By Steven Sukkau
Dragon's Den star Robert Herjavec was the guest speaker at the Winkler and District Chamber of Commerce 2011 P.W. Enns Business Awards.
Herjavec said that while the television show makes business success seem as easy as having a great idea, in real life, it's much more.
"A successful business is a million little things you have to do every single day," he said. "Business is really not that glamorous."
He explained that people appear on the show thinking if they can invent a better mouse trap, the world will beat a path to their door and that their idea will be a success without them having to do marketing, sales and any hard work.
But after seven years on the show, Herjavec said, "I really don't think there's such a thing as a better mouse trap... I think it's all execution."
When asked about his success, Herjavec said he has seen many failures. "The difference is, I am always willing to dust myself off, and try all over again."
But to succeed, he said, you have to be willing to change, "and change is very, very hard."
"Great communities like Winkler are successful because of their adaptability," Herjavec said, and suggested Convey-All is a good example, as they have expanded product lines and discontinued others. And since 1996, Convey-All has grown from 26 employees to nearly 200.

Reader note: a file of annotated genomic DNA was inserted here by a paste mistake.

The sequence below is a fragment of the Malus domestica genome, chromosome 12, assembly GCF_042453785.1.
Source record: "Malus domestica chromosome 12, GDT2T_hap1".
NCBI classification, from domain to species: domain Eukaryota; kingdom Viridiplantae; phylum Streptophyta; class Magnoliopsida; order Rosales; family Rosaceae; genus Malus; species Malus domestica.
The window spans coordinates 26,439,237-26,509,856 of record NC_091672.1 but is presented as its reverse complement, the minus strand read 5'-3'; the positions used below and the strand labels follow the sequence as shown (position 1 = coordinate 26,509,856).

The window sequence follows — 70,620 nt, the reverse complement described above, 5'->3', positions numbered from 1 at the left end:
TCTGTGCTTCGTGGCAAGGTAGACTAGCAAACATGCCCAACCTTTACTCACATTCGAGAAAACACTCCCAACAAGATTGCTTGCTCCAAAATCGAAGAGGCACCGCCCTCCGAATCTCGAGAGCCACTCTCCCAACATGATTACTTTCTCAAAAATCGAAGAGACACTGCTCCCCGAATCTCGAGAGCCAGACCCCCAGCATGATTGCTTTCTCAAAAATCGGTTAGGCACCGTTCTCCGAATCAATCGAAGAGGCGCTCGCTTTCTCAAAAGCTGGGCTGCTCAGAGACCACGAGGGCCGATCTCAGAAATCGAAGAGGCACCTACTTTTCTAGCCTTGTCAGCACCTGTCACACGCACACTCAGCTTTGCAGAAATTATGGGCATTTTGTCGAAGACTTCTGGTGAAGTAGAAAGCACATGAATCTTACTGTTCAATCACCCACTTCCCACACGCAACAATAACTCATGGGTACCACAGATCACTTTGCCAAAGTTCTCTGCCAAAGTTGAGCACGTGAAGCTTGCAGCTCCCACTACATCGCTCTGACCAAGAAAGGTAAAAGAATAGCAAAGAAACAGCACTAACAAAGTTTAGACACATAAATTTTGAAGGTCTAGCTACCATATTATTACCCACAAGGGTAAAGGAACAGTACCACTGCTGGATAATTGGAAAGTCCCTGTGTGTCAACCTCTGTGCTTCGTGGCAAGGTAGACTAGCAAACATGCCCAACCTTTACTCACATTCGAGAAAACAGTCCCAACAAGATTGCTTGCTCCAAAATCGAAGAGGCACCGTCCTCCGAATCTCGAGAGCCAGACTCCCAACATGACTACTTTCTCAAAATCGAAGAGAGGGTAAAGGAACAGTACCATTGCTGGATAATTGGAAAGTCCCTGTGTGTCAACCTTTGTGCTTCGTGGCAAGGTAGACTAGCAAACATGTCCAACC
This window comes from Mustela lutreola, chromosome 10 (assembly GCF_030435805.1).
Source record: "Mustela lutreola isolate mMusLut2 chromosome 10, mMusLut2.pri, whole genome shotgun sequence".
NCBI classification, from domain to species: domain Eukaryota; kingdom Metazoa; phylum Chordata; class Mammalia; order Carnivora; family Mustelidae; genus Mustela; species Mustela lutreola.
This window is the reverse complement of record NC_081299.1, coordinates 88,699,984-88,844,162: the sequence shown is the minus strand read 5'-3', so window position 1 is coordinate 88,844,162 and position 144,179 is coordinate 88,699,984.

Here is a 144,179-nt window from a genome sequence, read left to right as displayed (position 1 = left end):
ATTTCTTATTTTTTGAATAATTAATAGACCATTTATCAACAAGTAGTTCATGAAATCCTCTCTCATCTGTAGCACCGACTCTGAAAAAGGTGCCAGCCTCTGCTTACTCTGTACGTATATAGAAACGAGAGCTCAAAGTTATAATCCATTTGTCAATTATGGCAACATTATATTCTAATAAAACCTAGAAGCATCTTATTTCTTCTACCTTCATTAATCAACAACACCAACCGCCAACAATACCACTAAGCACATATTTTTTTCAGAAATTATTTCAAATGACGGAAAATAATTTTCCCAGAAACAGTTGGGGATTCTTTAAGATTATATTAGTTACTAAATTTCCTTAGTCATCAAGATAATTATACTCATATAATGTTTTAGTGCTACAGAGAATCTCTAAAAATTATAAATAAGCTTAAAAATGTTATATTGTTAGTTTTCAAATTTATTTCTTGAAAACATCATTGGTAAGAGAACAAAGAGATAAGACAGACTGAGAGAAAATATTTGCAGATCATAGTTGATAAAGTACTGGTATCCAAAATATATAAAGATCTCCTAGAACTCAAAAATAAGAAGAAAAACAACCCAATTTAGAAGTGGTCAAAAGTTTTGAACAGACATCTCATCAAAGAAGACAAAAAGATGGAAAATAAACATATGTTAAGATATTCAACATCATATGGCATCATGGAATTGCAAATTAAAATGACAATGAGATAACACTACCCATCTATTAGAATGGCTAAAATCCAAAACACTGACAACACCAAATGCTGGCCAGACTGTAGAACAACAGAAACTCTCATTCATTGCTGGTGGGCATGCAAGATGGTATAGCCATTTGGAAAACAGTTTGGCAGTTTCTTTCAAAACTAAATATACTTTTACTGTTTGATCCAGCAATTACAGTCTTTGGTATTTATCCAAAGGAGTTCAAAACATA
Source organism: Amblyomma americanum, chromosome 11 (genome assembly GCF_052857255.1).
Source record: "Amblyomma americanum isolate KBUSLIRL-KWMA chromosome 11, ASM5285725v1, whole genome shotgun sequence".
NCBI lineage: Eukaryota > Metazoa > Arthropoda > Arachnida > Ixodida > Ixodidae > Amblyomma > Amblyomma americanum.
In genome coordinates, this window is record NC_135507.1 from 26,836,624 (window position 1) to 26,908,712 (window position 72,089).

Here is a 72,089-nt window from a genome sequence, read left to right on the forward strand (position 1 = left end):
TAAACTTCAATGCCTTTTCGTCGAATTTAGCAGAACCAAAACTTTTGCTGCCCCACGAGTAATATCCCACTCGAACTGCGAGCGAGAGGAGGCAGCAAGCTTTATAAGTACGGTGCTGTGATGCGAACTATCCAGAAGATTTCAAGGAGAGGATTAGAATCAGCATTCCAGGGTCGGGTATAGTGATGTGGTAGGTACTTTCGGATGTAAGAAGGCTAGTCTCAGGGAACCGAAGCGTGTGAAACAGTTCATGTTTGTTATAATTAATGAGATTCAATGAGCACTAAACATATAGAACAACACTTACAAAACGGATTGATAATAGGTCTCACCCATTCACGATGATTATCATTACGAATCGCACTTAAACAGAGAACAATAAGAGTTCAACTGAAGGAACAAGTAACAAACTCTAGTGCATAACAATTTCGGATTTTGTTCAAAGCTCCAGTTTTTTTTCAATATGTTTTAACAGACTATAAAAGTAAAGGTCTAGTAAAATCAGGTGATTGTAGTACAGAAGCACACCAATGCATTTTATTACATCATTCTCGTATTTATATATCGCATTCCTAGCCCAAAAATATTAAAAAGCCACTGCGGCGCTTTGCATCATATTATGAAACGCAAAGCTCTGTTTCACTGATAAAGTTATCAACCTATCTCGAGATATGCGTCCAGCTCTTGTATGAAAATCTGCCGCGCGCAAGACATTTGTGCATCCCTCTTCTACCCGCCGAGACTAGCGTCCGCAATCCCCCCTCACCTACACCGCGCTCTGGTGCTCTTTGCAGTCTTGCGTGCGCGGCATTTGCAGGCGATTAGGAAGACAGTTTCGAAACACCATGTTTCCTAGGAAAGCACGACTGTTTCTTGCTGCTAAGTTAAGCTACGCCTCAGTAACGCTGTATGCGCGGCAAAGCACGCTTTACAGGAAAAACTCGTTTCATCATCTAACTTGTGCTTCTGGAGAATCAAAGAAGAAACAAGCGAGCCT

The agricultural manufacturer took home the Award for Business Excellence and remains one of North America's industry leaders in conveyor systems while maintaining a diverse line of products and services such as NuSteel Industries, Winkler Mini Storage and developing a line of outdoor wood furnaces.
Pfahl's Drugs received the Business Builder Award in the category of 10 or more employees and since 1987 owner Sig Pfahl has grown the business from six employees to over 20 employees and two stores.
Hi-Way Groceteria received the Business Achievement Award in the under 10 employees category. They offer a number of unique services ranging from parcel service and bus depot to a 24/7 convenience store and gas bar.
"We are in the greatest country in the world," said Herjavec, who left Croatia at the age of eight with his family and sailed for Canada in search of a better life.
In Canada, Herjavec said, "Nobody cares that my dad swept the floors of a factory, nobody cares where I came from... this country allows you to create success based on who you are."